Besides, the bank's aggressive deposits mobilisation is another driving force for its performance. Going by the industry average deposit growth rate for the period, which is 101 percent, Oceanic grew thrice more than the industry by posting 399 percent growth. This confirms the bank's ability to generate deposits to fund its banking business more than any bank in Nigeria and to meet financial obligations as they come due.
With each passing year, the bank has recorded tremendous growth, making it the fifth largest bank in the country and the third most profitable financial institution as at the end of 2006 financial year.

The bank's performance so far in the last three quarters has shown clearly that it would exceed its targets and set a standard in the industry. It is clear from the performance that the bank's vision of becoming the most dominant financial institution in the industry in terms of profitability and excellent service delivery is also realisable.

Sourced from This Day newspaper (Lagos) 8 October 2007

Click here for pictures and report from the Oceanic Bank July 2007 International Breakfast meeting themed : What The World Expects From Nigeria, Post 2007.

Sunday, 7 October 2007

Place Branding In Nigerian Perspective

Bethel Obioma of Business Day Newspaper in conversation with Uche Nworah, senior lecturer in marketing communications at The London Metropolitan Business School and publisher of on the state of branding in Nigeria.

BO: How would you rate the status of brand Nigeria Today?

UN: Brand Nigeria is currently an underperforming brand; it could be classified as a question mark/problem child on the Boston Matrix. Because of Brand Nigeria’s huge potentials and promise, further patience is required by all including Brand Nigeria’s managers and its various stakeholders.

Photo left: Uche Nworah

There is also a need for further and continued investments in the brand. Although Brand Nigeria is an overdue adult, but still, as a problem child, it has to be nurtured to the point where all Nigerians and friends of Nigeria would be truly proud.

Despite the challenges, the beauty of Brand Nigeria lies in its great potentials, Nigerians and foreign investors all know this which is why despite our constant wobbly steps, people are still reluctant to write it off because they know that if only the sleeping giant could wake up from its slumber, economic opportunities and prosperity would spread easily and fast.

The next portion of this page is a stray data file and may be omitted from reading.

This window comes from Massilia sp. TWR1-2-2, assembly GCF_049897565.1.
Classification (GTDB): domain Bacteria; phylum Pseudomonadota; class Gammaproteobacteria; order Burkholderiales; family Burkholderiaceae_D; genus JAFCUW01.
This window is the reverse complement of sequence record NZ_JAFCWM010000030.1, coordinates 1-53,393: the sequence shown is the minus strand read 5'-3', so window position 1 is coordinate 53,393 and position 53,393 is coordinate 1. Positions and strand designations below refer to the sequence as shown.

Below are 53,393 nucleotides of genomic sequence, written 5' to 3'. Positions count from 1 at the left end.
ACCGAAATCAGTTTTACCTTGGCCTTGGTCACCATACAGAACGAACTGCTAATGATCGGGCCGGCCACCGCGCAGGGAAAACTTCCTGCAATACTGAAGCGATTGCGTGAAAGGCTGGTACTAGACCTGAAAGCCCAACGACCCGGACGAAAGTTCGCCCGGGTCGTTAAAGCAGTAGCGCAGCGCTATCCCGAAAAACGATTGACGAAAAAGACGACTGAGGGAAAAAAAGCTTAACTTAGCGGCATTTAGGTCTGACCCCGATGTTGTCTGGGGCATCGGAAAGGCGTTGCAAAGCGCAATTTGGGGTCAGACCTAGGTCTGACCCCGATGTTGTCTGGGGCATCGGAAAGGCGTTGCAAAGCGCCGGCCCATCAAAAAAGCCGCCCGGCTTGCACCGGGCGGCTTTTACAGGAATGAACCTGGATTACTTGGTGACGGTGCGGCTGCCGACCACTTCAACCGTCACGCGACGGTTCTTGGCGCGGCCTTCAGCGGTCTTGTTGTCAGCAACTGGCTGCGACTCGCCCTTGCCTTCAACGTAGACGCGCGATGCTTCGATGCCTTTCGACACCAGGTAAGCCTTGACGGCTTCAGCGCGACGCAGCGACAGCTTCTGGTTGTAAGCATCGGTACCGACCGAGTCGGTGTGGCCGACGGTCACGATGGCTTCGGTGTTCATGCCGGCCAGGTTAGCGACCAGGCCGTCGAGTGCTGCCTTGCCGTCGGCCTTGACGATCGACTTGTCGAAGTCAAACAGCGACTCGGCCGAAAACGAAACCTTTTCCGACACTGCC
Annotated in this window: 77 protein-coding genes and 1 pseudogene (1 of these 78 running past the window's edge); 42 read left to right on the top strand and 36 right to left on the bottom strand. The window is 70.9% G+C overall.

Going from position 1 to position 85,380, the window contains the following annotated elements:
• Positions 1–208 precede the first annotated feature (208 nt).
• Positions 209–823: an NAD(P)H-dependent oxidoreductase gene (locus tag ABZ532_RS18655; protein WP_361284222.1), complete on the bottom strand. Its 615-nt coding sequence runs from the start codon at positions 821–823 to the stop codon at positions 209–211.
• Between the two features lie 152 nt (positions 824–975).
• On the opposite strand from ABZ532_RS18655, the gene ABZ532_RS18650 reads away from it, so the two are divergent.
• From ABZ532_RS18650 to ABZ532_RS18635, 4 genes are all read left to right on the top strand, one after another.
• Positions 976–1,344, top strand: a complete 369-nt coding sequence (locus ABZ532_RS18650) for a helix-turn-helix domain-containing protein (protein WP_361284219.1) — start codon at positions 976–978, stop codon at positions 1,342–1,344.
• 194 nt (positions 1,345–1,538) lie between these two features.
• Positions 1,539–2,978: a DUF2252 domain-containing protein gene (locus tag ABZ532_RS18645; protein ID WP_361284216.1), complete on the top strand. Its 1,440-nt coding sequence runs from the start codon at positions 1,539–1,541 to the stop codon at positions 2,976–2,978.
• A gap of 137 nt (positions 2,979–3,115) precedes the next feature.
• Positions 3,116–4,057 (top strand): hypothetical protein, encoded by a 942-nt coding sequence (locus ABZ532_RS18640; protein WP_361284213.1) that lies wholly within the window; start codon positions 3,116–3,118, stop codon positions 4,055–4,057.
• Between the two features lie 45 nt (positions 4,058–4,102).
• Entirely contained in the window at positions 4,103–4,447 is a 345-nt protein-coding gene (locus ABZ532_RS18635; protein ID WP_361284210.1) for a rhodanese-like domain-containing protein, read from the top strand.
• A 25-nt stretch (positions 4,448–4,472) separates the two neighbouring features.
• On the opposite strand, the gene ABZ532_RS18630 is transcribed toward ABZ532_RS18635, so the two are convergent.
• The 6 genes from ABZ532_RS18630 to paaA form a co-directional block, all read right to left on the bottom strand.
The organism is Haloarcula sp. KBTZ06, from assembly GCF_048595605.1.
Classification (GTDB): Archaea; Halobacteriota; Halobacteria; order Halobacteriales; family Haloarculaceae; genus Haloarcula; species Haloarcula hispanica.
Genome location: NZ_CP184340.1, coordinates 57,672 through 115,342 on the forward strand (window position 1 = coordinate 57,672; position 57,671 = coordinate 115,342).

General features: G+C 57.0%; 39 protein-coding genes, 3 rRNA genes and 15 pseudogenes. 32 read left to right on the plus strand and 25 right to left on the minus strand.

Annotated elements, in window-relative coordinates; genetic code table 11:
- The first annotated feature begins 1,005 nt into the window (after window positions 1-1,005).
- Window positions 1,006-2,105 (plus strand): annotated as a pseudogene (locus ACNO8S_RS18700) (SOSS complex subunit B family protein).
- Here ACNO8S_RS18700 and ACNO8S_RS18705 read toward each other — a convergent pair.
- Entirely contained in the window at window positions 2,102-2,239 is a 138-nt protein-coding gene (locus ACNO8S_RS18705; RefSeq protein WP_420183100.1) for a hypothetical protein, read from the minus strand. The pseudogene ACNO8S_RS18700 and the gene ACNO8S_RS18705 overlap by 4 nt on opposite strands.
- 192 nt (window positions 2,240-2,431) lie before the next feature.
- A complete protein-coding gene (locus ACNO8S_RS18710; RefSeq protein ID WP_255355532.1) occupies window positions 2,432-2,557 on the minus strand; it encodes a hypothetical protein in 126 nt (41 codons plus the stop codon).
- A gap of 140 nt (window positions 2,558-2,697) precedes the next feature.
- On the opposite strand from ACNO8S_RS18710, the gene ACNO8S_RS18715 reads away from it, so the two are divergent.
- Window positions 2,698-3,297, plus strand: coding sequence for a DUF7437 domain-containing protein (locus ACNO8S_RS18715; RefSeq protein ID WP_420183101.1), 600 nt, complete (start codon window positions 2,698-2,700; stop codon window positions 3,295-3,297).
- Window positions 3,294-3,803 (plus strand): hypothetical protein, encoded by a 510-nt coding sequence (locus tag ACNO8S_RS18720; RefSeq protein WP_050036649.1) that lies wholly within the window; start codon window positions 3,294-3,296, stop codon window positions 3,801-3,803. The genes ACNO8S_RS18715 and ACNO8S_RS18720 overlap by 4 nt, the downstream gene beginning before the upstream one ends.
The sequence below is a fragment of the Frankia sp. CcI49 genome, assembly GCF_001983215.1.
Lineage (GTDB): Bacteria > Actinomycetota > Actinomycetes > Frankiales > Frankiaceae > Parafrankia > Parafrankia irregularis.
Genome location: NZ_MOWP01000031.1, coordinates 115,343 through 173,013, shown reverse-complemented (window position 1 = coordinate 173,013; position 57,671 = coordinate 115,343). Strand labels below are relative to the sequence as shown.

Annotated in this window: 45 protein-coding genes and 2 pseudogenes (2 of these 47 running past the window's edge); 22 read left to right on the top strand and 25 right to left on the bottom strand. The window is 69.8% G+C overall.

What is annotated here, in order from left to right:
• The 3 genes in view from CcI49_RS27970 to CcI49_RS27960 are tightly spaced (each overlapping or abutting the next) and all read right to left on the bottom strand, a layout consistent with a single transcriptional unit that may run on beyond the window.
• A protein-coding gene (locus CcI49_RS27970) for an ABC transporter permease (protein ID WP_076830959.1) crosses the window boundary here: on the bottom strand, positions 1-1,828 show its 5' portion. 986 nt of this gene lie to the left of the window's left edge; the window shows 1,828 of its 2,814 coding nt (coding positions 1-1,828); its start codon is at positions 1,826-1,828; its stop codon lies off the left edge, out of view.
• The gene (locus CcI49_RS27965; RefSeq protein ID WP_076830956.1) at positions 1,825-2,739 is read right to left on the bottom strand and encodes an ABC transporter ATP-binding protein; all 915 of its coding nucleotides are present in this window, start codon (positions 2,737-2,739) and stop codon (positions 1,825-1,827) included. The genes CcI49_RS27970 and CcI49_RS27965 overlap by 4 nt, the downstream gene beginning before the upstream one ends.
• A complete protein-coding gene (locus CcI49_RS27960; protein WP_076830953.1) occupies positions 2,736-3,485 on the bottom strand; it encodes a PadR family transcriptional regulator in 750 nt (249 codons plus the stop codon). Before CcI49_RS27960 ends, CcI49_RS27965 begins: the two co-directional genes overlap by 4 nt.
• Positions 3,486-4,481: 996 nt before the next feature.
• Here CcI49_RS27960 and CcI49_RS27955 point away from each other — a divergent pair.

With all the reforms of the Obasanjo government in the financial services and other sectors, we can see that economic activities have actually increased; we now see more foreign companies and global investors pitching their tent in various economic sectors, especially in the thriving telecommunications and financial sectors. Who would have thought that MTN could reach a subscriber base of over 13 million in Nigeria within 6 years? Using the MTN case study, one can safely argue that potentially Brand Nigeria could be a cash cow for other investors who chose to ignore its imperfections, and focus on its potentials and opportunities.

These are all positive signs, and hopefully the trend will continue, it is good for everybody, such activities attract further foreign investors into the economy and in the long term will greatly impact positively on the image of Brand Nigeria. At the moment FDIs into Nigeria stands at about $5 billion, according to figures released by the Nigerian Investment Promotion Council (NIPC), while this figure pales to that of South Africa which earned the most in the whole of Africa (51%) over the same period, but it is actually not bad considering that Brand Nigeria was still considered a no-go territory a few years back when it was largely regarded as a pariah state in the west.

BO: How does brand Nigeria affect the performance of Nigerian brands globally?

UN: The negative perception of Brand Nigeria used to be a major drawback for Nigerian citizens and businesses in the global community. Nigerian citizens have at different times fallen victims to such misconceptions, we are treated shabbily by immigration officers at international airports, genuine Nigerian businesses have missed out on lucrative business deals with foreign companies as a result of Brand Nigeria’s 419 baggage, social, political unrests and other issues. It has been a huge burden to bear but at the same time, one can see a light at the end of the tunnel.